It is extremely vague and leaves concerned believers and unbelievers with many questions. The way that this is presented is that the problem is that Chandler’s DM’s with this “other” woman were too “frequent” and “familiar,” and there was some “coarse joking.” The concerns from the elders were not that the messages were “romantic or sexual.” Are any of you scratching your head thinking that the way this is framed is descriptive of platonic friendship? It could even be healthy friendship. His wife and her husband reportedly knew about this messaging.

Obviously, we do not have the whole story. And there has to be more to it. There’s warranted reasons to say this. First of all, the NYTimes reports:

Read more: What Matt Chandler’s Confession Says About Women, Friendship, & the Gospel Continue reading
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It’s been a week. I accepted an invitation to preach on the Song of Songs to a wonderful Evangelical Presbyterian Church congregation. I was met with much hospitality, encouragement, and engagement there. And for that, I am also met with much vitriol on the internet. It’s a lot to hold together in your heart and in your head.

I wrote a response to the first wave of accusations after accepting an invitation, and CBMW published a piece about me, hoping that those who disagreed with me would at least see where I am with things and move on with their lives. But that is a pipe dream. On top of the vitriol, there is the subtle shaming. It is surreal to read a backhanded subtweet and then learn from the comments and retweets that it’s about you:

Certain people’s theological or spiritual declension should be less a cause for a sense of vindication than sorrow and shame for any whose unchristian behaviour played a part in pushing them from the truth. We can challenge people without giving orthodoxy a toxic reputation.

While he seems to be addressing toxic behavior, do you see the toxic framing there? Whomever he is speaking of…she which shant be named…is in theological and spiritual declension, pushed from the truth. So I just want to clarify that I am confident that I have been pushed, but God catches his own and I am closer to the truth even as I have much, much more to learn.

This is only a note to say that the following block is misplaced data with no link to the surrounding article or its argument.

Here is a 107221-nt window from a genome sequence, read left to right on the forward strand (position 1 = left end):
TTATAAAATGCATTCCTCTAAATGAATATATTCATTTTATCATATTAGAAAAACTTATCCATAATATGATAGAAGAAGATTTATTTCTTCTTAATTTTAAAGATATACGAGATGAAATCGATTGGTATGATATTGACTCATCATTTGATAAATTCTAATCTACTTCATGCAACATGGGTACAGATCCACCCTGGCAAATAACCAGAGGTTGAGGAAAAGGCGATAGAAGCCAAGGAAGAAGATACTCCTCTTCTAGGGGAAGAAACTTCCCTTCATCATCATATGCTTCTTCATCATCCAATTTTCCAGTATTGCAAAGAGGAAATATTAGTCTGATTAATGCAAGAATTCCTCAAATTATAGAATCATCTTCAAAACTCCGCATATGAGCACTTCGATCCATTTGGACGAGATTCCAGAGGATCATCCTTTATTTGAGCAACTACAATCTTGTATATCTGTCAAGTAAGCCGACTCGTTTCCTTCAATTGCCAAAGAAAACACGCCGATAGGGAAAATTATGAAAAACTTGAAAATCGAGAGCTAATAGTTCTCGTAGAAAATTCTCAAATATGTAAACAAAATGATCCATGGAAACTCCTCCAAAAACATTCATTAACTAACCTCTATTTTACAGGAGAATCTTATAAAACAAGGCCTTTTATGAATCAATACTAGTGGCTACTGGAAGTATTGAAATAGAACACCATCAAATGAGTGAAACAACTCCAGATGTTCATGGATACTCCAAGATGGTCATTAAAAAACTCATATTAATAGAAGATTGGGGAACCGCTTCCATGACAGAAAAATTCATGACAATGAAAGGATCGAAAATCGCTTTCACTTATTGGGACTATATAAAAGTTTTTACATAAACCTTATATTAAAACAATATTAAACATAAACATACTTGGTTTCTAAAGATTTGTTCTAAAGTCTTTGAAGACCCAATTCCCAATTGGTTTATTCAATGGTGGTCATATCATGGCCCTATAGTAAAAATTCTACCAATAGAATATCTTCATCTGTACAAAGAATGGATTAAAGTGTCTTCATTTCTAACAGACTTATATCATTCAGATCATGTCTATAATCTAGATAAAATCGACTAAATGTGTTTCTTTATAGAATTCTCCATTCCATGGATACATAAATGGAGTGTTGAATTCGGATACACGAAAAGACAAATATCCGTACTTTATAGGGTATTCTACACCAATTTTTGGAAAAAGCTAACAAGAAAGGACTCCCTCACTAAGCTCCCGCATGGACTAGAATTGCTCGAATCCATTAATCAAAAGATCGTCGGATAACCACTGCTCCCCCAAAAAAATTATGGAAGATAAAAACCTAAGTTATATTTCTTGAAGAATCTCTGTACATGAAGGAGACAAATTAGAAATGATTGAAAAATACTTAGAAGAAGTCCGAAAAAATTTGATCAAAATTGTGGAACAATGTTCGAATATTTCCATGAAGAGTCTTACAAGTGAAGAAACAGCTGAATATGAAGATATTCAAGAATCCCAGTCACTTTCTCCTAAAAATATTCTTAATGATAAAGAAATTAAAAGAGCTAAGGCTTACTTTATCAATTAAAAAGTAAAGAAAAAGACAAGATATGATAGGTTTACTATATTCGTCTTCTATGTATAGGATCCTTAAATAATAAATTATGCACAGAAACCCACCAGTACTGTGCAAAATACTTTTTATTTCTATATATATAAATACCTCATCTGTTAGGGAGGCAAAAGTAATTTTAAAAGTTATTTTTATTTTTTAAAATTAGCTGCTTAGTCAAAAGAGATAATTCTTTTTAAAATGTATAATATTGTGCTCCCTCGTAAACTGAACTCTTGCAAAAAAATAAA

The theological and spiritual declension I see going on in the church is not because a woman gave an invitation to beauty based on Song of Songs 3:11.

Despite the accusations, I didn’t have an ambition to preach. I just wanted to have some conversations with the preacher. Because I was so moved by the gospel. And what that meant for reality and life. I wanted in—where it mattered. Into the beautiful. Into the magic of it all. Oh, the questions I had! Who else shared in these inquiries? And this draw into the invitation? I didn’t see myself as a leader, but merely a responder.

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A Meditation on Song of Songs 2:15-17

Everything was beautiful in the real life that we meditated on last. We ended with the man beckoning the woman’s voice and wanting to gaze face to face. All that goodness may make her response to him curious.

Catch the foxes for us—

the little foxes that ruin

the vineyards—

for our vineyards are in bloom.

Song 2:15

Here, we experience the tension between the already of this true invitation with the reality of the Bridegroom breaking in, and the not-yet of our consummation. The woman teaches us that reality is complex. Think of what a gift this is: here we are in the holy of holies of Scripture, where we can experience the presence of Christ with us in the most intimate place in his Word. Here we are getting behind the veil, our senses aroused to his love with a taste of what is to come. And yet, it’s all empty sentimental platitudes if we let ourselves pervert it into fantasy.

It’s real.

And so is the fact that our preparation to get there can be filled with conflict and agony. In speaking of a Jewish Hasidic Master, Elie Wiesel, says something similar. “The beauty of Rebbe Barukh [of Medzebozh] is that he could speak of faith not as opposed to anguish but as being part of it. ‘Faith and the abyss are next to one another,’ he told his disciple. ‘I would even say: one within the other. True faith lies beyond questions; true faith comes after it has been challenged.’”[1] Can you resonate with this? So many have testified, feeling a bit of shame for it, that when things are going well, they often don’t feel as close to God. What have been the greatest trials in your life? This is when our faith is exposed. And trained. The writer to the Hebrews says it like this: “No discipline seems joyful at the time[2], but painful. Later on, however, it yields the peaceable fruit of righteousness to those who have been trained by it” (Heb. 12:11). Our faith goes through training in the hard times. Real life training. Disappointments and losses in life can disorient us. They cause us to ask what is real. Things are often not as they seem.